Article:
Aug

15

2011

Trevin Wax|3:24 am CT

The Curious Case for Curiosity in Blogging

The blogosphere is filled with tips from bloggers on how to blog well. I know. I’ve chimed in myself with tips from time to time. The advice generally follows a well-worth path: choose a good theme, work on your writing, post consistently, build a network, etc.

All of these tips are helpful. But lately, I’ve been thinking, What is it about a blog that makes me a regular reader? Which bloggers feature articles that consistently attract my attention? No matter what kind of blog or blogger it may be, I’ve discovered a common characteristic in the best of them: curiosity.

Curiosity works itself out in two ways:

  1. The blogger provokes a sense of curiosity and wonder in his or her readers.
  2. The blogger has an innate curiosity that enables him or her to write from a unique perspective.

Let’s look at each aspect.

Writing with an Eye to Provoking Curiosity

Good blogs pique your curiosity. The headline grabs you. The first few sentences draw you in. A quote from the blogger’s Twitter causes you to click over and see what the discussion is about. Sometimes, you’re as interested in what the blogger’s community of commenters thinks about a given subject than you are the blogger’s perspective. No matter your exact reason for reading, it’s usually curiosity that drives you to a blog.

Writing with an Innate Sense of Curiosity

But then there’s the second aspect – the blogger’s innate sense of curiosity. Here is where it gets a bit tricky. Some bloggers succeed well at #1 (grabbing a reader’s attention), but aren’t that good at #2. These blogs quickly become stale. The blogger draws me in, but doesn’t deliver what the curiosity-piquing element promised. The title was arresting; the post was so-so. The quote was stellar, but it was only one sentence out of a largely unorganized collection of thoughts.

Interesting Blogs from Interesting People

The best blogs are a combination of the two. The blogger has a curious nature, and this curiosity manifests itself naturally in his or her writing interesting material that grabs the attention of readers. Cultivating a sense of curiosity, a sense of wonder and awe at the world we live in, is vitally important for delivering interesting content day after day.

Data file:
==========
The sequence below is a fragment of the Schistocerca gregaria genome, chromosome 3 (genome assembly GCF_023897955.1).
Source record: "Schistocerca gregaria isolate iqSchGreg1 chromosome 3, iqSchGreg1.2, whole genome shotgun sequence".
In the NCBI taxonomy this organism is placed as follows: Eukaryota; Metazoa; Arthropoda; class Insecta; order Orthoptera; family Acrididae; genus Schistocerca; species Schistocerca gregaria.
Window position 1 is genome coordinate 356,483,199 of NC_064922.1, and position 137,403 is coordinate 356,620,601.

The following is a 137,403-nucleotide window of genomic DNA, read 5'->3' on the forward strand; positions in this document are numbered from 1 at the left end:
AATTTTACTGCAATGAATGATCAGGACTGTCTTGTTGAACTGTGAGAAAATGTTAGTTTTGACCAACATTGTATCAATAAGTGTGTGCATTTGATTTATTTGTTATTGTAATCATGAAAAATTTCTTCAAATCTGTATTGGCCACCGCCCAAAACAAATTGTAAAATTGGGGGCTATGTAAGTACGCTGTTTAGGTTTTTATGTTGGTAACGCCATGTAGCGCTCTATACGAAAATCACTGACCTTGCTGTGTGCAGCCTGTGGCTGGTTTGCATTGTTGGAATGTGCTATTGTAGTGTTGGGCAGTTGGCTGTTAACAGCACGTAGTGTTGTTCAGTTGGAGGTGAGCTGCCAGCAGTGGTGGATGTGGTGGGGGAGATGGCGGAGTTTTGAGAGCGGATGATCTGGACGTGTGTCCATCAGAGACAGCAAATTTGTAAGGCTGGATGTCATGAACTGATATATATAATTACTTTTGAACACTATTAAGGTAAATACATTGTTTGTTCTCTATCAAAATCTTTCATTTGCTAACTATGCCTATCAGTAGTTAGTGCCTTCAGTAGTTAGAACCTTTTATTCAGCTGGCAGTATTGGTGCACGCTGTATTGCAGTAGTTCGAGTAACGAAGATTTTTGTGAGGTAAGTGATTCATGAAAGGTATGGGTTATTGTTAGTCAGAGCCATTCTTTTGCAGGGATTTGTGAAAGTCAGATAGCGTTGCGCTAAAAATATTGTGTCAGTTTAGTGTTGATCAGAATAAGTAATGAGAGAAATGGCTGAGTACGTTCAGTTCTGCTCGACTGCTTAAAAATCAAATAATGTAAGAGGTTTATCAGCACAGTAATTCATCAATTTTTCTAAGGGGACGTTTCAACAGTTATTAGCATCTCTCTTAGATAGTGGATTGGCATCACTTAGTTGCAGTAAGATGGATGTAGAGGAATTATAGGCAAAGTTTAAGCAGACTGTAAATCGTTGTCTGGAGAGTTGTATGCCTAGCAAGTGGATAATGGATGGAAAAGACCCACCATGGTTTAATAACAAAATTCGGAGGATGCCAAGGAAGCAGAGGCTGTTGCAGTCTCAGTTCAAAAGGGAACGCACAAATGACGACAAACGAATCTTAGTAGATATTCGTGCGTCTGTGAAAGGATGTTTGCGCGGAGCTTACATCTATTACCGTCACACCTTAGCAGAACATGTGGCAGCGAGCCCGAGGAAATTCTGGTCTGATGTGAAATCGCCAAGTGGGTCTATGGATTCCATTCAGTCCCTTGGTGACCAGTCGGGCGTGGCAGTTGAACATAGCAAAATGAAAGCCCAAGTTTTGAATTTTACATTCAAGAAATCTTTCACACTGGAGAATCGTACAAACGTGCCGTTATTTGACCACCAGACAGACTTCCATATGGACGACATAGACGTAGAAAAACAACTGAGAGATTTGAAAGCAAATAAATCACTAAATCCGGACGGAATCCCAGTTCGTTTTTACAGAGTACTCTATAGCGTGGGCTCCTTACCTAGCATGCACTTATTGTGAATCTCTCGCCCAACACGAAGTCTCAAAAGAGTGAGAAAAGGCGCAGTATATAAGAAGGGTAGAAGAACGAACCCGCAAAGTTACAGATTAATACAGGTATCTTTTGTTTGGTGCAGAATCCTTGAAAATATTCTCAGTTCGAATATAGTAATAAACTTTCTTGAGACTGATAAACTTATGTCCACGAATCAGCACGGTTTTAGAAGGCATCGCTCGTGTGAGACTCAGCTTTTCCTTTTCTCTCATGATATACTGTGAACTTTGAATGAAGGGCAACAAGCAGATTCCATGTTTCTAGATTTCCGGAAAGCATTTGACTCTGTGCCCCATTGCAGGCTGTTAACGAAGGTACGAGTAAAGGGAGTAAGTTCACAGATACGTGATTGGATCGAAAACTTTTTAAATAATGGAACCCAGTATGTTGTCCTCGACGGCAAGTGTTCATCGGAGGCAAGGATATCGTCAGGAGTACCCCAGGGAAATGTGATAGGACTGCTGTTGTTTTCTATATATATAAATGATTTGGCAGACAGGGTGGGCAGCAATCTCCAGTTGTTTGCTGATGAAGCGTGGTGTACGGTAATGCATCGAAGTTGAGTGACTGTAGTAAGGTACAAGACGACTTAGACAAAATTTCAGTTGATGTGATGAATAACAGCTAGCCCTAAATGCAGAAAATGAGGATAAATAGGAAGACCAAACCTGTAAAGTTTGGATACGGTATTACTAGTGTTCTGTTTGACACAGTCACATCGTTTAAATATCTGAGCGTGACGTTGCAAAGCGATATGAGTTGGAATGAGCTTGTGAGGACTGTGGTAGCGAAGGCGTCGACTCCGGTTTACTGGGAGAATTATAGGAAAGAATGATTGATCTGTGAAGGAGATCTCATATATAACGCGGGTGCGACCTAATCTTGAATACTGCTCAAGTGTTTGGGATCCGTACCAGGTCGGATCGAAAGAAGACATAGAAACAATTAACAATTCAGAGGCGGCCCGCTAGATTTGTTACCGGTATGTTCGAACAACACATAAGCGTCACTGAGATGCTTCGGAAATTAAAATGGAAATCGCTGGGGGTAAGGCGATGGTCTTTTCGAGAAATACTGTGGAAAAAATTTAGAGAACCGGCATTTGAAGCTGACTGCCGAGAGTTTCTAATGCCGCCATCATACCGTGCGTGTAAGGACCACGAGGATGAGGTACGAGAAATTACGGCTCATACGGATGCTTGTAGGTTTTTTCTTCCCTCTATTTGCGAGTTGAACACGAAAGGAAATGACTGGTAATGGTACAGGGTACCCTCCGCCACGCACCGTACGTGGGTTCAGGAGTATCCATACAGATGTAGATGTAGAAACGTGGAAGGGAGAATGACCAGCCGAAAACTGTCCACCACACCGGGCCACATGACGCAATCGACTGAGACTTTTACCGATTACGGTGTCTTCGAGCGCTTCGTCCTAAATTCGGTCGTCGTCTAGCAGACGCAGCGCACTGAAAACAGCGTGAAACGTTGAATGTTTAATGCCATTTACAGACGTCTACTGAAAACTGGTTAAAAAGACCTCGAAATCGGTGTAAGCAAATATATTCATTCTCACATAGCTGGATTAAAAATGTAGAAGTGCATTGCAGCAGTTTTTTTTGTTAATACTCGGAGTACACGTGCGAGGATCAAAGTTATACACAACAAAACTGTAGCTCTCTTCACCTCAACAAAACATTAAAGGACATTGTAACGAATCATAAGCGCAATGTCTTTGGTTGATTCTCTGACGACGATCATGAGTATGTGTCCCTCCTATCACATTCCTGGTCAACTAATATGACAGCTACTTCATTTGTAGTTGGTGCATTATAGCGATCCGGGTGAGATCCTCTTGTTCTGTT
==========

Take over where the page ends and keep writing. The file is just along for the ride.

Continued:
I have found that interesting blogs are written by interesting people. What makes an interesting person? The ability to be continually fascinated by ideas.

Likewise, I’ve found that the bloggers who are most interesting to read are the bloggers who are most interested in reading. Bloggers more interested in themselves than in ideas rarely have engaging blogs. If you’re not fascinated by something bigger than yourself, chances are – your readers won’t be either.

This is why attempting to build a successful blog is the wrong way to look at the whole blogging endeavor. Readers can see right through it. If your blog merely exists to push yourself in front of others or sell your products, your blog will never be very interesting. The best blogs are driven by the curiosity and generosity of the blogger. Curiousness pushes the blogger into interesting subjects and territory. Generosity is the ability to point to good content wherever it may be found, even if it doesn’t increase your own stature or necessarily build your own reputation.

Three Curious Examples

Here are three blogs that excel at provoking my curiosity:

  • Roasted Peanuts: This blogger has interesting content because he posts multiple strips of Peanuts each day. (His goal is to make it through all fifty years in the next decade or so.) But what really makes this blog interesting is the blogger’s comments on Schulz’s work. JohnH finds neat aspects in every panel. He points out interesting art features and unusual character developments. It’s JohnH’s curiosity regarding Peanuts that makes this such an engaging blog.
  • Timothy Dalrymple: Though the saying goes, Politics and religion aren’t discussed in polite company, Dalrymple recognizes that without politics and religion, you lose two of the most important and most interesting topics of conversation. Timothy demonstrates his innate curiosity by tackling a variety of subjects. He also succeeds at stirring up interest in the way he delivers his content.
  • Mere Orthodoxy: It’s rare that a group blog consistently delivers fresh, engaging content. Why does it work in this case? Because the ever-engaging Matthew Lee Anderson has assembled a variety of interesting thinkers and writers to speak to issues concerning faith and culture. The word that best describes MereO is “thoughtful,” though I would contend that this thoughtfulness on behalf of Matt and the writers is actually rooted in curiosity, a love for good conversation about issues that really matter.

What about You?

I could continue with a long list of blogs that cultivate curiosity, but three should suffice. Now I’m curious to get your feedback on the blogs you read. What are the factors that determine a good blog for you? How important is curiosity (both the blogger’s curiosity and the ability to stoke yours) in blogs?

Categories: Blogging, Blogging Tips

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